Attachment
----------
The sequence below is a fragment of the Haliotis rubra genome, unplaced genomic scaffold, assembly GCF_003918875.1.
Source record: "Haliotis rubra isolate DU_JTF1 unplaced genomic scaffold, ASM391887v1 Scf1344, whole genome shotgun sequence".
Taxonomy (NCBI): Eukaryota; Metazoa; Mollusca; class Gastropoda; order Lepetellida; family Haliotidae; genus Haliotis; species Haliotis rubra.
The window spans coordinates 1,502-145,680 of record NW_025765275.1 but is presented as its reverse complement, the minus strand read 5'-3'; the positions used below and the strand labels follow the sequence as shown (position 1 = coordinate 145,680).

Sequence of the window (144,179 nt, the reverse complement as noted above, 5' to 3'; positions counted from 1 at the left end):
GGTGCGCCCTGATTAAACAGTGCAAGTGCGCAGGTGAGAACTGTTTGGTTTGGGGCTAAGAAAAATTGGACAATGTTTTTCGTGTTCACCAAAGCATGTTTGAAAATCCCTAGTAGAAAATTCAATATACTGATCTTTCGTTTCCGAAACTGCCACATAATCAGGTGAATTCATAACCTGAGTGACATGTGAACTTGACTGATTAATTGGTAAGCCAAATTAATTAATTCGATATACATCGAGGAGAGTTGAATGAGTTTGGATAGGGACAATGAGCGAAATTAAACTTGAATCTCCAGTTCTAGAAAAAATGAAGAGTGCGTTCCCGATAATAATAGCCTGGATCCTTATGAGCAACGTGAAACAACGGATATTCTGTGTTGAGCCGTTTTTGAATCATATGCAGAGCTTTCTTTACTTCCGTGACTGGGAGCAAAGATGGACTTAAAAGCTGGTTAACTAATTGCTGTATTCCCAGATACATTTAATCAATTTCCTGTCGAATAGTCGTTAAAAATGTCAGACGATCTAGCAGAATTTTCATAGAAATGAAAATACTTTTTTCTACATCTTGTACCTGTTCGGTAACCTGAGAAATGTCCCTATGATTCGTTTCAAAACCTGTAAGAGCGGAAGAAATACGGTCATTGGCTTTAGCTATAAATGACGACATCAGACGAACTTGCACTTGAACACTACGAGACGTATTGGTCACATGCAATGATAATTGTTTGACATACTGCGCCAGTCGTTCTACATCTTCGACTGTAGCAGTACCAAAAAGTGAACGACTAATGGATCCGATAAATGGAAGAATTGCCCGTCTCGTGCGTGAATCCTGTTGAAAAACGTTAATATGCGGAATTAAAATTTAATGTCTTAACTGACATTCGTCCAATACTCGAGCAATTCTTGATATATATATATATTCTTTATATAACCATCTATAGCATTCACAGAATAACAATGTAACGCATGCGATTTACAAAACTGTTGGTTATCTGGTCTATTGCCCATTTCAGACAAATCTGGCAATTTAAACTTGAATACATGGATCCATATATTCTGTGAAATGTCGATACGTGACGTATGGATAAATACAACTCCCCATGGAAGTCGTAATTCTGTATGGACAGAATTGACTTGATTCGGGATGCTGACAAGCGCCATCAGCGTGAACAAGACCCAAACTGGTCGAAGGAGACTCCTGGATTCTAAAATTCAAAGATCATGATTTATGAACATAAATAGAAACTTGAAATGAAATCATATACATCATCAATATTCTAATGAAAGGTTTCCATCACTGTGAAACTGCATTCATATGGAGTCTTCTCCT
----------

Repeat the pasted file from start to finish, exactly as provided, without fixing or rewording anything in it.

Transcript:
The sequence below is a fragment of the Haliotis rubra genome, unplaced genomic scaffold, assembly GCF_003918875.1.
Source record: "Haliotis rubra isolate DU_JTF1 unplaced genomic scaffold, ASM391887v1 Scf1344, whole genome shotgun sequence".
Taxonomy (NCBI): Eukaryota; Metazoa; Mollusca; class Gastropoda; order Lepetellida; family Haliotidae; genus Haliotis; species Haliotis rubra.
The window spans coordinates 1,502-145,680 of record NW_025765275.1 but is presented as its reverse complement, the minus strand read 5'-3'; the positions used below and the strand labels follow the sequence as shown (position 1 = coordinate 145,680).

Sequence of the window (144,179 nt, the reverse complement as noted above, 5' to 3'; positions counted from 1 at the left end):
GGTGCGCCCTGATTAAACAGTGCAAGTGCGCAGGTGAGAACTGTTTGGTTTGGGGCTAAGAAAAATTGGACAATGTTTTTCGTGTTCACCAAAGCATGTTTGAAAATCCCTAGTAGAAAATTCAATATACTGATCTTTCGTTTCCGAAACTGCCACATAATCAGGTGAATTCATAACCTGAGTGACATGTGAACTTGACTGATTAATTGGTAAGCCAAATTAATTAATTCGATATACATCGAGGAGAGTTGAATGAGTTTGGATAGGGACAATGAGCGAAATTAAACTTGAATCTCCAGTTCTAGAAAAAATGAAGAGTGCGTTCCCGATAATAATAGCCTGGATCCTTATGAGCAACGTGAAACAACGGATATTCTGTGTTGAGCCGTTTTTGAATCATATGCAGAGCTTTCTTTACTTCCGTGACTGGGAGCAAAGATGGACTTAAAAGCTGGTTAACTAATTGCTGTATTCCCAGATACATTTAATCAATTTCCTGTCGAATAGTCGTTAAAAATGTCAGACGATCTAGCAGAATTTTCATAGAAATGAAAATACTTTTTTCTACATCTTGTACCTGTTCGGTAACCTGAGAAATGTCCCTATGATTCGTTTCAAAACCTGTAAGAGCGGAAGAAATACGGTCATTGGCTTTAGCTATAAATGACGACATCAGACGAACTTGCACTTGAACACTACGAGACGTATTGGTCACATGCAATGATAATTGTTTGACATACTGCGCCAGTCGTTCTACATCTTCGACTGTAGCAGTACCAAAAAGTGAACGACTAATGGATCCGATAAATGGAAGAATTGCCCGTCTCGTGCGTGAATCCTGTTGAAAAACGTTAATATGCGGAATTAAAATTTAATGTCTTAACTGACATTCGTCCAATACTCGAGCAATTCTTGATATATATATATATTCTTTATATAACCATCTATAGCATTCACAGAATAACAATGTAACGCATGCGATTTACAAAACTGTTGGTTATCTGGTCTATTGCCCATTTCAGACAAATCTGGCAATTTAAACTTGAATACATGGATCCATATATTCTGTGAAATGTCGATACGTGACGTATGGATAAATACAACTCCCCATGGAAGTCGTAATTCTGTATGGACAGAATTGACTTGATTCGGGATGCTGACAAGCGCCATCAGCGTGAACAAGACCCAAACTGGTCGAAGGAGACTCCTGGATTCTAAAATTCAAAGATCATGATTTATGAACATAAATAGAAACTTGAAATGAAATCATATACATCATCAATATTCTAATGAAAGGTTTCCATCACTGTGAAACTGCATTCATATGGAGTCTTCTCCT